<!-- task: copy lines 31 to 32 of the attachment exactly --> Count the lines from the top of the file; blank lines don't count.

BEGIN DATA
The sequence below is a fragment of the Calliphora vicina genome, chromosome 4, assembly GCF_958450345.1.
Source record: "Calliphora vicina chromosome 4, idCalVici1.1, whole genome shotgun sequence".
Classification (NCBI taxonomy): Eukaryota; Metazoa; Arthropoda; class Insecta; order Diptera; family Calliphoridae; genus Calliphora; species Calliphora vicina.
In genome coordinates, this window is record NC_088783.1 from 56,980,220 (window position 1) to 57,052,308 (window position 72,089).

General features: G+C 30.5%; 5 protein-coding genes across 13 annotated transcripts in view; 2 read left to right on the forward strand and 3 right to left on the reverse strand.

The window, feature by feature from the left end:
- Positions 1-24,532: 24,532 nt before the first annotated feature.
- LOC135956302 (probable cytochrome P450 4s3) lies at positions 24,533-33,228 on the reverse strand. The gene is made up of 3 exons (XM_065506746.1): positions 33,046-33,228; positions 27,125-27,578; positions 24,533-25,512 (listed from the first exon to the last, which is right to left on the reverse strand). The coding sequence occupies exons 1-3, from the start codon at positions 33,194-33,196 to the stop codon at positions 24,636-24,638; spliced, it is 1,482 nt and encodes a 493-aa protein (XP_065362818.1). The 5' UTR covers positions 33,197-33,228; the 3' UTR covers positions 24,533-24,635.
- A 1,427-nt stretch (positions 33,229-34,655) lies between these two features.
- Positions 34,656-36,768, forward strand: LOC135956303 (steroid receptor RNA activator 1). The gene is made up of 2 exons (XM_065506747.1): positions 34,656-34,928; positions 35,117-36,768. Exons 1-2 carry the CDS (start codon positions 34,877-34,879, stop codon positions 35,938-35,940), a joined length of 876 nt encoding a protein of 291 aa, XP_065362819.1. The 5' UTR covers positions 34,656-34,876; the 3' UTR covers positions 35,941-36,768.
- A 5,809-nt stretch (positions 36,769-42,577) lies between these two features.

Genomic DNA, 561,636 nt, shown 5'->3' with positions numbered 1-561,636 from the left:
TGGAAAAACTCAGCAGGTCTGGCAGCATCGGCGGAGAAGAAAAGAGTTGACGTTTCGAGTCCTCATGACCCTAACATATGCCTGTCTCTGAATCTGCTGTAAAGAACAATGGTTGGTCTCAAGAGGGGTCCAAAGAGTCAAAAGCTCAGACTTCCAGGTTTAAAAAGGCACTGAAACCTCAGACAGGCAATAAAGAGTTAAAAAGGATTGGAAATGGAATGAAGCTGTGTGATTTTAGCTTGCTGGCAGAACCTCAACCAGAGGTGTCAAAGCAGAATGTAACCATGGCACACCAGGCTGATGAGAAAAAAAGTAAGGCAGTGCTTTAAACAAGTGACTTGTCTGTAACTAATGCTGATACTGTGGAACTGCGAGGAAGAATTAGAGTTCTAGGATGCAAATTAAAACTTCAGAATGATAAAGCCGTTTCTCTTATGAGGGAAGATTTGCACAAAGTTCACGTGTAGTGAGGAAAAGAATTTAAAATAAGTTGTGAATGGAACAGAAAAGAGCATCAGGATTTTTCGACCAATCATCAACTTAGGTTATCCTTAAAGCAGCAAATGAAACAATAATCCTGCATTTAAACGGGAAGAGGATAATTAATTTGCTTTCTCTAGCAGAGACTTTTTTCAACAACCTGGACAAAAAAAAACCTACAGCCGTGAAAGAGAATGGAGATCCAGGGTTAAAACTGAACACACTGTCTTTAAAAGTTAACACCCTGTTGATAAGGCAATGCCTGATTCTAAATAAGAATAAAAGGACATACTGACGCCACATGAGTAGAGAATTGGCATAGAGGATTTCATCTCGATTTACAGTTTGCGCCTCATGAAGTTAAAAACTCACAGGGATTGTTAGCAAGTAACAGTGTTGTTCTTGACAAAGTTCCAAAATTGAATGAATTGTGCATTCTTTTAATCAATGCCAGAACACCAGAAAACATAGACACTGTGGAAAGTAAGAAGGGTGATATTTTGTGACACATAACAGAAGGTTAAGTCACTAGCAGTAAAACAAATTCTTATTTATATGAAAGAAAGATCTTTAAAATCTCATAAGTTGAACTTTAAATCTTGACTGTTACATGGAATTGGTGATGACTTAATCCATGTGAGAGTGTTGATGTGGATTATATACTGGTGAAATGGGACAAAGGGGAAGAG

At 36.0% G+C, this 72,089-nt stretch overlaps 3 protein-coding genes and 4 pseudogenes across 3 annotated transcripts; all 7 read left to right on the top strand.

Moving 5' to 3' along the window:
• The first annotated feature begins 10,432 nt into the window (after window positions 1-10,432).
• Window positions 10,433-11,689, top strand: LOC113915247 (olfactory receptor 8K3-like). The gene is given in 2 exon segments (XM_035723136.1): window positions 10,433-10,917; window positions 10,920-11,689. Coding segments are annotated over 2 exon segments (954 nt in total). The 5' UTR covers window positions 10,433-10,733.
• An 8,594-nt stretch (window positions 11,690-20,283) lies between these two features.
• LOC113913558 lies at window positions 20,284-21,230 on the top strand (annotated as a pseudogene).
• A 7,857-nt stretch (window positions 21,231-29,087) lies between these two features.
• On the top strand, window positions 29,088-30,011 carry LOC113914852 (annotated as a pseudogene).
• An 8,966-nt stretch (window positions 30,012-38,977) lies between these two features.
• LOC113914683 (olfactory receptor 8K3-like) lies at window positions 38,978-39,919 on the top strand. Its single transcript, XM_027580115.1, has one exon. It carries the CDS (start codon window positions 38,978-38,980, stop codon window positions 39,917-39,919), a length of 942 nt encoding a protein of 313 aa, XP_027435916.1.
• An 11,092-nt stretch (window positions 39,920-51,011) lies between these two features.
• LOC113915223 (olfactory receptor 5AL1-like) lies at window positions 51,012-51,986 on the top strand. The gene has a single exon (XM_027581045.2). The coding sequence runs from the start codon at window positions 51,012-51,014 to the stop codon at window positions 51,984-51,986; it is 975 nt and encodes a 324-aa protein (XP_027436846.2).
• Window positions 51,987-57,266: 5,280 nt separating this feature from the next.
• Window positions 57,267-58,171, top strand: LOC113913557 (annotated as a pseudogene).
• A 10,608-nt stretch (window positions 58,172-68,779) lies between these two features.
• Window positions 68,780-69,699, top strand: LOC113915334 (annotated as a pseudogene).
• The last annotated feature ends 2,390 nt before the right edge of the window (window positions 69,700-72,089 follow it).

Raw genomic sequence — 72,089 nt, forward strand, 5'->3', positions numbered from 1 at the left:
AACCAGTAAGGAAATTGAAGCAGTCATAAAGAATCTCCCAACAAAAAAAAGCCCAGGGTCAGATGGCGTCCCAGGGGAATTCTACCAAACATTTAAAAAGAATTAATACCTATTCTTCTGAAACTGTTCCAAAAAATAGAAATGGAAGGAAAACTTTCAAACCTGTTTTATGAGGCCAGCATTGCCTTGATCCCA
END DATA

Raw genomic sequence — 72,089 nt, forward strand, 5'->3', positions numbered from 1 at the left:
AACCAGTAAGGAAATTGAAGCAGTCATAAAGAATCTCCCAACAAAAAAAAGCCCAGGGTCAGATGGCGTCCCAGGGGAATTCTACCAAACATTTAAAAAGAATTAATACCTATTCTTCTGAAACTGTTCCAAAAAATAGAAATGGAAGGAAAACTTTCAAACCTGTTTTATGAGGCCAGCATTGCCTTGATCCCA